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Older New Yorkers Struggle to Afford High Prescription Drug Prices

Prescription pills with money

Susan Unger was low on cash, so the 64-year-old Queens resident made the difficult decision to do without her diabetes medication for a month.

“It was just one of those months, my money was tight,” said Unger, a community coordinator at the New York City Housing Authority. “I had to make a choice.”

She’s not alone. A recent AARP New York survey of 1,200 registered voters age 50 and older found that nearly a quarter did not fill at least one prescription drug within the past two years. Conducted last fall, the poll examined New Yorkers’ experiences with soaring drug costs and their views on state proposals aimed at addressing the crisis.

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Sixty-two percent are concerned about costs, and 81 percent support allowing the state to take action against drugmakers that charge exorbitant prices.

“The biggest takeaway is that 1 in 4 are not filling prescriptions from their health care providers,” said Beth Finkel, AARP New York state director. “This is a life-and-death issue.”

Rising drug prices are a particularly heavy burden for older adults, many of whom live on fixed incomes and already struggle to afford basic necessities like food and rent.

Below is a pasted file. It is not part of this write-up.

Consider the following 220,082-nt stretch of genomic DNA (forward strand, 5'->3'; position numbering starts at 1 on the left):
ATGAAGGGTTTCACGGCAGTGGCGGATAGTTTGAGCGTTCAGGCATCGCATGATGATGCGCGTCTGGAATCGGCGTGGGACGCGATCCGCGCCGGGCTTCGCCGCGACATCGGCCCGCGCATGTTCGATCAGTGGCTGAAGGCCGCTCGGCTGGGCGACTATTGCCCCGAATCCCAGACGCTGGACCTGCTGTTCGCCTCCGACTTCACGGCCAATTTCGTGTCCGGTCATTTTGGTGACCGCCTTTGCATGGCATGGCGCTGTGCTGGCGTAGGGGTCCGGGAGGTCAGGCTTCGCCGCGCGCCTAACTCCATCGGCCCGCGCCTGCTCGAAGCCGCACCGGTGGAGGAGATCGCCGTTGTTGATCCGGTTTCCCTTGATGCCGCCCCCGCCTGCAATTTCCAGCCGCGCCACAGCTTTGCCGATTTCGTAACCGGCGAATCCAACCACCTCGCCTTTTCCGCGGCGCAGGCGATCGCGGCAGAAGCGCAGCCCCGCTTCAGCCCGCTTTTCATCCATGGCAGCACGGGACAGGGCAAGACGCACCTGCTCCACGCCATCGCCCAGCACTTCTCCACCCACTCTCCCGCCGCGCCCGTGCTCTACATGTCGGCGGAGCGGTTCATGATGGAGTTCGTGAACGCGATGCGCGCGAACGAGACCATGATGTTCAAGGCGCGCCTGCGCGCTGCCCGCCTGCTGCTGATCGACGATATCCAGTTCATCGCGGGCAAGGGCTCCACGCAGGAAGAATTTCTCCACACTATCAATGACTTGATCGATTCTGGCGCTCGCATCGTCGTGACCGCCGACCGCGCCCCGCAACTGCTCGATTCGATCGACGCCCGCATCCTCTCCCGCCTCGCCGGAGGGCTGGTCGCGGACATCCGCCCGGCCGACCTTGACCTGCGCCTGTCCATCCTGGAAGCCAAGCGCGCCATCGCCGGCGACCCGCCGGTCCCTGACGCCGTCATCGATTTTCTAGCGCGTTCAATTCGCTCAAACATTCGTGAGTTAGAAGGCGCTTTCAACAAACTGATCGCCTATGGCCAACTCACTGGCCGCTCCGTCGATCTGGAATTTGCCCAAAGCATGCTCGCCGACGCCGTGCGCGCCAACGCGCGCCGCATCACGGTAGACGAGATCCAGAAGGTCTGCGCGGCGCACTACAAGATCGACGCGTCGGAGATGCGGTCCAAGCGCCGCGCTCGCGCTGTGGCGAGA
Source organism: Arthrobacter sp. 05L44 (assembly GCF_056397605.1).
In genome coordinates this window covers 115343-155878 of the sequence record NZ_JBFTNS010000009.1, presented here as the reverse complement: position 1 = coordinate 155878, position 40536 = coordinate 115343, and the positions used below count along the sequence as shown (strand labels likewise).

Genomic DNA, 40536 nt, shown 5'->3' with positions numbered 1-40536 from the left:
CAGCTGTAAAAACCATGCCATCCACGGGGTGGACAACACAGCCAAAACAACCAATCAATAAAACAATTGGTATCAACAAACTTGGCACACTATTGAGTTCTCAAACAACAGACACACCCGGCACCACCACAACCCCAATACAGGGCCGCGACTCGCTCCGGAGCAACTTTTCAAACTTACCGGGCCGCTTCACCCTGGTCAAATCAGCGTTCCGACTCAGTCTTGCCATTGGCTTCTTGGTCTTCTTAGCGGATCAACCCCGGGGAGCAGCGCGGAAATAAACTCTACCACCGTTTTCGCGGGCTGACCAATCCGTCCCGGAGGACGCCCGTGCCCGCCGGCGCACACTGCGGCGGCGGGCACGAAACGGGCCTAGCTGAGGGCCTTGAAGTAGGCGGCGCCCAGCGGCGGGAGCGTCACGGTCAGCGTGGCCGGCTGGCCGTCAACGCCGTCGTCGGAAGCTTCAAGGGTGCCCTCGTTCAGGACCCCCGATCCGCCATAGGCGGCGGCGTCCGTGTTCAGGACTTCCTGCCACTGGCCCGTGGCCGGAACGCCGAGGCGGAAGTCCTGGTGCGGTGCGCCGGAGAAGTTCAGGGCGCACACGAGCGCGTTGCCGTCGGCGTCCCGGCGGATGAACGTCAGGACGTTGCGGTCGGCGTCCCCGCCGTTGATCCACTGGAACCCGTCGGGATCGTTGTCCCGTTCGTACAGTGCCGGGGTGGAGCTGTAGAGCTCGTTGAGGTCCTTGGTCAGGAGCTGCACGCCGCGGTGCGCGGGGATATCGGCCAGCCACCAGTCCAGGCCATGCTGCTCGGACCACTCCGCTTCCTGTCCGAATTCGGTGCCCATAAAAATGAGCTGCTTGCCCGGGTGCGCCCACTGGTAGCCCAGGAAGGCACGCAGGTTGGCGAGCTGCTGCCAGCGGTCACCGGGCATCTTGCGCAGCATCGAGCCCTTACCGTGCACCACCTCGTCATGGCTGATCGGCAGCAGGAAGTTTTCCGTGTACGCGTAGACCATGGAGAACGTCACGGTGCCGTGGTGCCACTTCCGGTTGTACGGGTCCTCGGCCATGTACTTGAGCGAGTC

In December, Gov. Andrew Cuomo (D) unveiled a three-part plan to lower drug costs. It would cap out-of-pocket insulin costs for insured patients at $100 a month; establish a commission to study importing lower-cost drugs from Canada and submit a plan to the federal government; and give the state power to crack down on price gouging, including barring unjustified price hikes.

Finkel said AARP and other advocates will work with Cuomo and state lawmakers to turn the proposals into reality. The budget negotiation process underway will play a key role in the outcome, Finkel said, adding that she is optimistic.

Financial aid an imperfect fix

For now, patients are often forced to piece together a patchwork of manufacturers’ discount coupons and public aid to pay for medications, a process that can be stressful and unreliable.

Joanne Morano, 68, of Lindenhurst, is able to get the cholesterol medication she needs through an assistance program offered by the drugmaker. But the retired retail sales associate worries that it could be just a temporary fix.

“I don’t know if it will go on forever,” Morano said of the program, adding that she couldn’t afford the up to $700 a month it would cost through Medicare.

Individuals cobbling together help from varying sources is not a lasting solution, Finkel said.

In Albany County, Kelly Casler helps older adults find workarounds to afford the medications they need to stay healthy.

“We’ve had a big spike in the people we serve,” said Casler, a health care coordinator at LifePath, an organization that provides programs and services to older adults. The group assisted about 1,380 people in 2019, 400 more than in the previous year.

Casler helped one man whose insulin jumped from $47 to $1,100 a month.

“No one should make the decision of taking their medications or eating,” she said.

AARP New York encourages members to urge elected officials to act by sharing their own prescription drug price stories at

Donna Liquori is a writer living in Albany.

More on Prescription Drug Prices

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